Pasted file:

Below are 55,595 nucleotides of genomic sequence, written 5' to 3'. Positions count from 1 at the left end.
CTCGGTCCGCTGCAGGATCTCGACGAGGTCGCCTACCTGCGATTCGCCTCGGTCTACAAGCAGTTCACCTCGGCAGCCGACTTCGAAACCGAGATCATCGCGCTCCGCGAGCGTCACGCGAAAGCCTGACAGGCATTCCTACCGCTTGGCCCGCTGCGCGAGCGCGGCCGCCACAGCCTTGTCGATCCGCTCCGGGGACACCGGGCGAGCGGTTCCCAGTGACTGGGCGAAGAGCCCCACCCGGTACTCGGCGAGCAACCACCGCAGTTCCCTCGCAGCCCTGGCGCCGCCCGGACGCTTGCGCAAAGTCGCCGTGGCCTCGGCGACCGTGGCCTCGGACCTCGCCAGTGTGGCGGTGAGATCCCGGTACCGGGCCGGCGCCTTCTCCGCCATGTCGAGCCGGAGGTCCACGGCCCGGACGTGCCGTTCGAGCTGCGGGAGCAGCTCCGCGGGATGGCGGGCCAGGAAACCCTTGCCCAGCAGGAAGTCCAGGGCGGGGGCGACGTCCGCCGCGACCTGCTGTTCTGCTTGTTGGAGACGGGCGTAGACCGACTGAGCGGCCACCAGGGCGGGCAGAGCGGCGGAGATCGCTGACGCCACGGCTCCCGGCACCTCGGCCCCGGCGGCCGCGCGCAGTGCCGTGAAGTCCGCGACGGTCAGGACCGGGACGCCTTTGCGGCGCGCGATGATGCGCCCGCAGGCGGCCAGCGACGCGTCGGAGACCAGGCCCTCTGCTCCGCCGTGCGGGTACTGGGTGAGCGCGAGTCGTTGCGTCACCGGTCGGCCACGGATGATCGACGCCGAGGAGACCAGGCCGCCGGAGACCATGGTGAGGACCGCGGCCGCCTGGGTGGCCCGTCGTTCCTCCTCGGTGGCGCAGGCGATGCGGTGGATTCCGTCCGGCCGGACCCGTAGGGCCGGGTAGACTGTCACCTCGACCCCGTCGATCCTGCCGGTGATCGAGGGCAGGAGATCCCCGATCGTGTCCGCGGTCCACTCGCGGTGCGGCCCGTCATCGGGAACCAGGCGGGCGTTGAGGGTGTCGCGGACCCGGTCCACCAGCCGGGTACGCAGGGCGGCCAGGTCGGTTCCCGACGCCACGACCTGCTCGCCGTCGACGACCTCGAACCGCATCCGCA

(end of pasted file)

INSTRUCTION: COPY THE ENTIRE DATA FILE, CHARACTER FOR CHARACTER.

Below are 55,595 nucleotides of genomic sequence, written 5' to 3'. Positions count from 1 at the left end.
CTCGGTCCGCTGCAGGATCTCGACGAGGTCGCCTACCTGCGATTCGCCTCGGTCTACAAGCAGTTCACCTCGGCAGCCGACTTCGAAACCGAGATCATCGCGCTCCGCGAGCGTCACGCGAAAGCCTGACAGGCATTCCTACCGCTTGGCCCGCTGCGCGAGCGCGGCCGCCACAGCCTTGTCGATCCGCTCCGGGGACACCGGGCGAGCGGTTCCCAGTGACTGGGCGAAGAGCCCCACCCGGTACTCGGCGAGCAACCACCGCAGTTCCCTCGCAGCCCTGGCGCCGCCCGGACGCTTGCGCAAAGTCGCCGTGGCCTCGGCGACCGTGGCCTCGGACCTCGCCAGTGTGGCGGTGAGATCCCGGTACCGGGCCGGCGCCTTCTCCGCCATGTCGAGCCGGAGGTCCACGGCCCGGACGTGCCGTTCGAGCTGCGGGAGCAGCTCCGCGGGATGGCGGGCCAGGAAACCCTTGCCCAGCAGGAAGTCCAGGGCGGGGGCGACGTCCGCCGCGACCTGCTGTTCTGCTTGTTGGAGACGGGCGTAGACCGACTGAGCGGCCACCAGGGCGGGCAGAGCGGCGGAGATCGCTGACGCCACGGCTCCCGGCACCTCGGCCCCGGCGGCCGCGCGCAGTGCCGTGAAGTCCGCGACGGTCAGGACCGGGACGCCTTTGCGGCGCGCGATGATGCGCCCGCAGGCGGCCAGCGACGCGTCGGAGACCAGGCCCTCTGCTCCGCCGTGCGGGTACTGGGTGAGCGCGAGTCGTTGCGTCACCGGTCGGCCACGGATGATCGACGCCGAGGAGACCAGGCCGCCGGAGACCATGGTGAGGACCGCGGCCGCCTGGGTGGCCCGTCGTTCCTCCTCGGTGGCGCAGGCGATGCGGTGGATTCCGTCCGGCCGGACCCGTAGGGCCGGGTAGACTGTCACCTCGACCCCGTCGATCCTGCCGGTGATCGAGGGCAGGAGATCCCCGATCGTGTCCGCGGTCCACTCGCGGTGCGGCCCGTCATCGGGAACCAGGCGGGCGTTGAGGGTGTCGCGGACCCGGTCCACCAGCCGGGTACGCAGGGCGGCCAGGTCGGTTCCCGACGCCACGACCTGCTCGCCGTCGACGACCTCGAACCGCATCCGCA